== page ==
Counseling for anxiety relief
Ready for anxiety relief?
Let’s first say “thank you” to anxiety
While the sensation of anxiety is highly unpleasant at times, thank goodness we have this ability as a hard wired survival reaction. It has not only kept you safe in many circumstances, it is what enabled our ancestors to survive and pass on their genes, equipping all the generations to come with this highly useful tool.
Anxiety is helpful when there is a true threat to your safety. It triggers the “fight or flight” reaction, which releases a cascade of chemicals, redirects blood flow, and many other brain and body pathways your brain thinks you need in that moment.
Our stress response to anxiety is well designed, but meant to be short lived. You escape the bear, and when you feel safe again, your body can begin the physiological process of rest and repair. This then enables you to generate a productive stress response when you experience the next threat.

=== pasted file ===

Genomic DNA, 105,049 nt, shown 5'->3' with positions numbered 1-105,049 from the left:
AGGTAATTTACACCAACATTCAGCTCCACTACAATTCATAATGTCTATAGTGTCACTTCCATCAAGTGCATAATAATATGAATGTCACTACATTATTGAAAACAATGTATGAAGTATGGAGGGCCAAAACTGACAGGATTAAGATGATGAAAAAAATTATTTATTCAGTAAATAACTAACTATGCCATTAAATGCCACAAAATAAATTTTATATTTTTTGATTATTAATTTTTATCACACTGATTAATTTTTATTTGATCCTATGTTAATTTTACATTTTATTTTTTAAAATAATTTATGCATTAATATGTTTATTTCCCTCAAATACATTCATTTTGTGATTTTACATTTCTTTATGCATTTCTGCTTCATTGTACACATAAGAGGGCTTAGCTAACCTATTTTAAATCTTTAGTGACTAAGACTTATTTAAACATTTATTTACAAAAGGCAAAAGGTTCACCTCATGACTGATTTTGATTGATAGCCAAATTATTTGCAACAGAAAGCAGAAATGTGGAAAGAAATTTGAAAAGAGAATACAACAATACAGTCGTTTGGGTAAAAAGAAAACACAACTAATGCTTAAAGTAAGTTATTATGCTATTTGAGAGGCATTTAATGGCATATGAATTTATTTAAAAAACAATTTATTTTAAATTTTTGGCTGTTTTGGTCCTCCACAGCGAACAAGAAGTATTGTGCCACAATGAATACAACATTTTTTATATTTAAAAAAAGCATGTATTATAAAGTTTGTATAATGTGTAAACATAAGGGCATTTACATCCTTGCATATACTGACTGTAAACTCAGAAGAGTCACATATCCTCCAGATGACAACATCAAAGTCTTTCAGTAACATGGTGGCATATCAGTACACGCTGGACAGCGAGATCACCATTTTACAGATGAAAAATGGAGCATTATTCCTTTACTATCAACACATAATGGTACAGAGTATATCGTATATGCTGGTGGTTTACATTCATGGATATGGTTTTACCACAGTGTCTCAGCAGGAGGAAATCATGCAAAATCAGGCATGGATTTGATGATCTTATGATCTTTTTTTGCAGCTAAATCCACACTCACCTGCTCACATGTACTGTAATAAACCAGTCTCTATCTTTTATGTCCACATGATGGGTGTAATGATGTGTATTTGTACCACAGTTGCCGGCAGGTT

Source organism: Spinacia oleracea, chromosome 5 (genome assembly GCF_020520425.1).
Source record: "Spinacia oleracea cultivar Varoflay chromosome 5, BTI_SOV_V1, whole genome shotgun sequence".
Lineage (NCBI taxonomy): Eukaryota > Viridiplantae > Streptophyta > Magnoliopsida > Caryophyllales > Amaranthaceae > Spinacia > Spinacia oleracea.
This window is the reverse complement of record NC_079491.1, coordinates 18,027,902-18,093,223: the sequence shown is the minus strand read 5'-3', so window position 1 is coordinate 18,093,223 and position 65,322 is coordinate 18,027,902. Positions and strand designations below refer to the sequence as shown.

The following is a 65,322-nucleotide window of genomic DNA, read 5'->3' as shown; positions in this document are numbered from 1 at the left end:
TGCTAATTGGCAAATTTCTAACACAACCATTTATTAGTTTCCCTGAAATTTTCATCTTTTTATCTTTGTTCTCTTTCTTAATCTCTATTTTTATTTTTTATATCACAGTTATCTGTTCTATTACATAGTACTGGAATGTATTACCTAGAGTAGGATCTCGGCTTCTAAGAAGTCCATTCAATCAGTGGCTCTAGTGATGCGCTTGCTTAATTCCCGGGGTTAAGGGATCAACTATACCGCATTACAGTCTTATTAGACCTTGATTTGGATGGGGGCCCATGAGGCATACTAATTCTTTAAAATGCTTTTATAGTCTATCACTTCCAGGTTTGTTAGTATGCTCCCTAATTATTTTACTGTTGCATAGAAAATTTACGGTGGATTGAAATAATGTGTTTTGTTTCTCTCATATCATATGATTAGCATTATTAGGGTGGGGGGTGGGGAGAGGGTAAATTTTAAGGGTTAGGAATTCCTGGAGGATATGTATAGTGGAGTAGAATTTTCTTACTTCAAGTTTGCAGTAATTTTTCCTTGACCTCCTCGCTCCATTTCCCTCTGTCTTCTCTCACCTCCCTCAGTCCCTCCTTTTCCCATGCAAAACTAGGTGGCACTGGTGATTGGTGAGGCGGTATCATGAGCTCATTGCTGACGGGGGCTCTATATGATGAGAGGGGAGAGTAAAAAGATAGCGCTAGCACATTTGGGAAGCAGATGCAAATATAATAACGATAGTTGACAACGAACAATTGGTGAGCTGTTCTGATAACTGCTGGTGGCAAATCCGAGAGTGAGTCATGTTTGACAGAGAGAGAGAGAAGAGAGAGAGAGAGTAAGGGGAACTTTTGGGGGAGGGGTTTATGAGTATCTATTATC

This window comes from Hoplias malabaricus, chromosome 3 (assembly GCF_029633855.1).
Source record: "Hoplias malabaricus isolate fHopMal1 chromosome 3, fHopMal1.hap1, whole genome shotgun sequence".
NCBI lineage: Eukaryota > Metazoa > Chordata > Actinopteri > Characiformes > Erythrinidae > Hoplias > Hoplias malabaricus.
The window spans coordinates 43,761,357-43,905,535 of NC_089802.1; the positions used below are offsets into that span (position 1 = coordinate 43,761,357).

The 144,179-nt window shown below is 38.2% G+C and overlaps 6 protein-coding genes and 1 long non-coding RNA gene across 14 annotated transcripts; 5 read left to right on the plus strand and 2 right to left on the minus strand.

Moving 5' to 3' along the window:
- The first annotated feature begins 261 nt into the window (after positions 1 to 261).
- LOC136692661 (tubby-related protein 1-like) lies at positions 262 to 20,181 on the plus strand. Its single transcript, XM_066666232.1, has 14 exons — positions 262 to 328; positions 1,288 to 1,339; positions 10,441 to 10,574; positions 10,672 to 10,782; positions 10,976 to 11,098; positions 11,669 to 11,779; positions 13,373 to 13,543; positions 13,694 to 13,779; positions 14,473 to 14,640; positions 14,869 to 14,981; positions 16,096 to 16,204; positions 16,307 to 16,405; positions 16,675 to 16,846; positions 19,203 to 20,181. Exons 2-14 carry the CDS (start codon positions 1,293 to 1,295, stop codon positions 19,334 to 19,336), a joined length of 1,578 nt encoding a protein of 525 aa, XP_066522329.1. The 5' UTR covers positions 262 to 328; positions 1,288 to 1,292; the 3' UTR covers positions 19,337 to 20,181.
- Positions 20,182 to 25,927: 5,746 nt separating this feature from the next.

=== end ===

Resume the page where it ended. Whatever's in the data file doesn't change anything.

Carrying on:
But what happens when there is no real threat? When there’s no tiger chasing us or no burning building from which we need to escape? Or what about when a threat has passed, but the worry persists? Why do we feel anxiety in circumstances where we are actually safe? Or why is it possible to feel anxious when you can’t identify a reason or a cause?
Another part of our brain is responsible for determining threats to our safety. If you’re reading this from your smartphone or other electronic device, I would wager that your safety threats are less likely to come in the form of a wild animal and more likely to be disguised in other concerns. For many people, the threats to our safety are harder to identify or predict than when our ancestors were simply focused on eluding predators. This state of continued hypervigilance doesn’t allow for the rest and repair your brain and body need. When you don’t know when or where the next threat is coming from, you are living in a constant state of anxiety.
While our physical safety is essential for survival, so is our interpersonal and emotional safety. If we fear rejection, or struggle with self-doubt, this can create anxiety that we will be isolated and lonely. And it’s important to acknowledge that as social animals, our sense of belonging is as important to survival as our physical safety.
Need to know how to relax?